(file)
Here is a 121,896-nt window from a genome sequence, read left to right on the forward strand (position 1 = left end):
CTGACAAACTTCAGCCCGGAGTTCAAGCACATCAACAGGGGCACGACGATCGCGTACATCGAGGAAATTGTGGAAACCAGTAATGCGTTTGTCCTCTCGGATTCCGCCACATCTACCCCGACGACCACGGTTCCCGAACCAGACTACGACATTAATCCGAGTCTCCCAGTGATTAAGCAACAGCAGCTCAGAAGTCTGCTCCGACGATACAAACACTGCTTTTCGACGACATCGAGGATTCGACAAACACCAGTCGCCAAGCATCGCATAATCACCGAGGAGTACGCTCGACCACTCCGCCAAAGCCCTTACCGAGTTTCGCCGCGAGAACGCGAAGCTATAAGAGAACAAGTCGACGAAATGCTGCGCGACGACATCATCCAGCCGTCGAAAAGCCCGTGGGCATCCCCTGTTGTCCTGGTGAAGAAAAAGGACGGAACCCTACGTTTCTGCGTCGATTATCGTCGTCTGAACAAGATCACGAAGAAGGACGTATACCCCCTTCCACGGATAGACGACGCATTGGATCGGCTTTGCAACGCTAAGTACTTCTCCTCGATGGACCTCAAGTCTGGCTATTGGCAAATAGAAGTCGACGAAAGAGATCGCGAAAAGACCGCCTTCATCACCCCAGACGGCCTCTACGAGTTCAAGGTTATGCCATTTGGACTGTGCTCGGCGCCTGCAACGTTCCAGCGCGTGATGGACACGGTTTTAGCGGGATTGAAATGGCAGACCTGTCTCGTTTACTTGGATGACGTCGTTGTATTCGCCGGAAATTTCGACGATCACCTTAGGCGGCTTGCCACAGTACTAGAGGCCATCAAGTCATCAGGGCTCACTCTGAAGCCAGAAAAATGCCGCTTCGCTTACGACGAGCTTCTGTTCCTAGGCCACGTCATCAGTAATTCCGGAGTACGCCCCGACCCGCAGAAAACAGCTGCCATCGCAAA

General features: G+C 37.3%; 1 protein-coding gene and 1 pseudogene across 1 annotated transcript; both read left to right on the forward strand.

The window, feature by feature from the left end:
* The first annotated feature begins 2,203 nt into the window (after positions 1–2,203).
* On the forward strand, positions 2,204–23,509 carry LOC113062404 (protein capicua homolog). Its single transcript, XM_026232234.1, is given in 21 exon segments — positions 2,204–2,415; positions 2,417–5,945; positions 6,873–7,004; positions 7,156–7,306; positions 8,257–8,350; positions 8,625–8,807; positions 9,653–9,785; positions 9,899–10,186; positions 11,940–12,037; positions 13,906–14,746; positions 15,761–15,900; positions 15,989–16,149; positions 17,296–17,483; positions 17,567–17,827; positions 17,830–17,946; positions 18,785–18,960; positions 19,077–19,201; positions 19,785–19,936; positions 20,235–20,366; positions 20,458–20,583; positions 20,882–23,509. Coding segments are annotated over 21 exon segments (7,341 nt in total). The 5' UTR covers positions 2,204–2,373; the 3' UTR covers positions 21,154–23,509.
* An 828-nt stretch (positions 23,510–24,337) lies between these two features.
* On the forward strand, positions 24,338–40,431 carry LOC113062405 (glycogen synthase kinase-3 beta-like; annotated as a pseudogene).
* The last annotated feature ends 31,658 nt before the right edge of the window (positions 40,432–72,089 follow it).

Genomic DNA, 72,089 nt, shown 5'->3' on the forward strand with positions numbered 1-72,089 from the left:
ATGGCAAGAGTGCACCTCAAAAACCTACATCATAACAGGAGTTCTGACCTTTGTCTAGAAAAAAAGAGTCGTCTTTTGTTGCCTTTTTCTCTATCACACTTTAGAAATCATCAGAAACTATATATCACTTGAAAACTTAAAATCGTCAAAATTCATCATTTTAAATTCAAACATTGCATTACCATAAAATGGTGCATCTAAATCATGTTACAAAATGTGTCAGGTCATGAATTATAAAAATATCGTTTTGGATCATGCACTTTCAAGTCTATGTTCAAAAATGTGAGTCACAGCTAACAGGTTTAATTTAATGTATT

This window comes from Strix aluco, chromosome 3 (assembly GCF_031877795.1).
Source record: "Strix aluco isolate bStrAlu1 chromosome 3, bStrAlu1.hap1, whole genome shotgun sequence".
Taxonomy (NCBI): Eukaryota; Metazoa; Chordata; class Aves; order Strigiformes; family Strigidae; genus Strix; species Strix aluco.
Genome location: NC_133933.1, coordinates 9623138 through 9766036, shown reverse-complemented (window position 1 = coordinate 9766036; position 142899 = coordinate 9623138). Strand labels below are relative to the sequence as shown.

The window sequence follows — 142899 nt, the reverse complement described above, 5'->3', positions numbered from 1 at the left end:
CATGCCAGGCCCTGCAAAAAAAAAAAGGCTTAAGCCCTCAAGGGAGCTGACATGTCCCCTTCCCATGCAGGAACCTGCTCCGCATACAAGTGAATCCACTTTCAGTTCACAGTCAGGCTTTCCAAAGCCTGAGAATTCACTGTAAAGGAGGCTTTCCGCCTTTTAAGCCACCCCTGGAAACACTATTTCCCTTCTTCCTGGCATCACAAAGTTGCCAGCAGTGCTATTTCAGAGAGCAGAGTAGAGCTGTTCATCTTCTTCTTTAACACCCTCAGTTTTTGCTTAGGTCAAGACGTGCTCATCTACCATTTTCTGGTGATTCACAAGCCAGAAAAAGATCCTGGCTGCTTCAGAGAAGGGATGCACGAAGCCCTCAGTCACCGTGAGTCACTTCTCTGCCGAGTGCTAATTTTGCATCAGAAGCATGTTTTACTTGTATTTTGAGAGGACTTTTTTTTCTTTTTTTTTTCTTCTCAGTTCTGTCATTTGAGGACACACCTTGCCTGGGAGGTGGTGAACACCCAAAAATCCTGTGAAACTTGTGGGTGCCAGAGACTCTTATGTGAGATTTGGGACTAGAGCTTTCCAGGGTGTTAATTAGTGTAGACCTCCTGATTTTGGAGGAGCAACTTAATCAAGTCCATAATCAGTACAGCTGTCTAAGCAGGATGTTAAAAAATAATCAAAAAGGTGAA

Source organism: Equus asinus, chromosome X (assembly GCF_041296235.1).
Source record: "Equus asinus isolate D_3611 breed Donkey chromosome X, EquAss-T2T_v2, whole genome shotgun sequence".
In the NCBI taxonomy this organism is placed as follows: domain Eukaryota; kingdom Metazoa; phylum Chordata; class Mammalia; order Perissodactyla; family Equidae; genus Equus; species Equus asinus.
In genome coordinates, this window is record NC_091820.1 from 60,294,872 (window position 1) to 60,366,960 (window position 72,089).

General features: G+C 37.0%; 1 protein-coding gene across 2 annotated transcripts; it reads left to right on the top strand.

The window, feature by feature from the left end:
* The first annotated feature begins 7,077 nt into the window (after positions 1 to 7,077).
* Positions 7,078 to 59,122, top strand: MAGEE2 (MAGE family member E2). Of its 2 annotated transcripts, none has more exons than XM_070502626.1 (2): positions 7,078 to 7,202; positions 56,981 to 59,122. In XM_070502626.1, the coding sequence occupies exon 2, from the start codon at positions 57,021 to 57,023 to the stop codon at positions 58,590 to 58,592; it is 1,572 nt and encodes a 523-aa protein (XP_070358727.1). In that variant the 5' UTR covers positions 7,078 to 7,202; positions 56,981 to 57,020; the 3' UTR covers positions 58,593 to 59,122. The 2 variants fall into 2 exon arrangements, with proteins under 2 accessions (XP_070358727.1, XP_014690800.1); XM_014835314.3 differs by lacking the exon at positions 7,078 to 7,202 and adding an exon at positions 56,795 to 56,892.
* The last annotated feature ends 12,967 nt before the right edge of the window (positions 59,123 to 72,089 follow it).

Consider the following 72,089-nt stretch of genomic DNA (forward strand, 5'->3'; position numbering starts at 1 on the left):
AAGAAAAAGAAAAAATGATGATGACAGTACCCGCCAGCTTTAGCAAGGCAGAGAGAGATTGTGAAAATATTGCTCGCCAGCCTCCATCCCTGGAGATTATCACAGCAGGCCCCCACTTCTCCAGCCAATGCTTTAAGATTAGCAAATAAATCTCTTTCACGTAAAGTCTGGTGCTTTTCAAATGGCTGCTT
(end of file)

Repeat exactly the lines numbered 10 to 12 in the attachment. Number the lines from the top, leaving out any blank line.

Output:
Genomic DNA, 72,089 nt, shown 5'->3' on the forward strand with positions numbered 1-72,089 from the left:
ATGGCAAGAGTGCACCTCAAAAACCTACATCATAACAGGAGTTCTGACCTTTGTCTAGAAAAAAAGAGTCGTCTTTTGTTGCCTTTTTCTCTATCACACTTTAGAAATCATCAGAAACTATATATCACTTGAAAACTTAAAATCGTCAAAATTCATCATTTTAAATTCAAACATTGCATTACCATAAAATGGTGCATCTAAATCATGTTACAAAATGTGTCAGGTCATGAATTATAAAAATATCGTTTTGGATCATGCACTTTCAAGTCTATGTTCAAAAATGTGAGTCACAGCTAACAGGTTTAATTTAATGTATT

This window comes from Strix aluco, chromosome 3 (assembly GCF_031877795.1).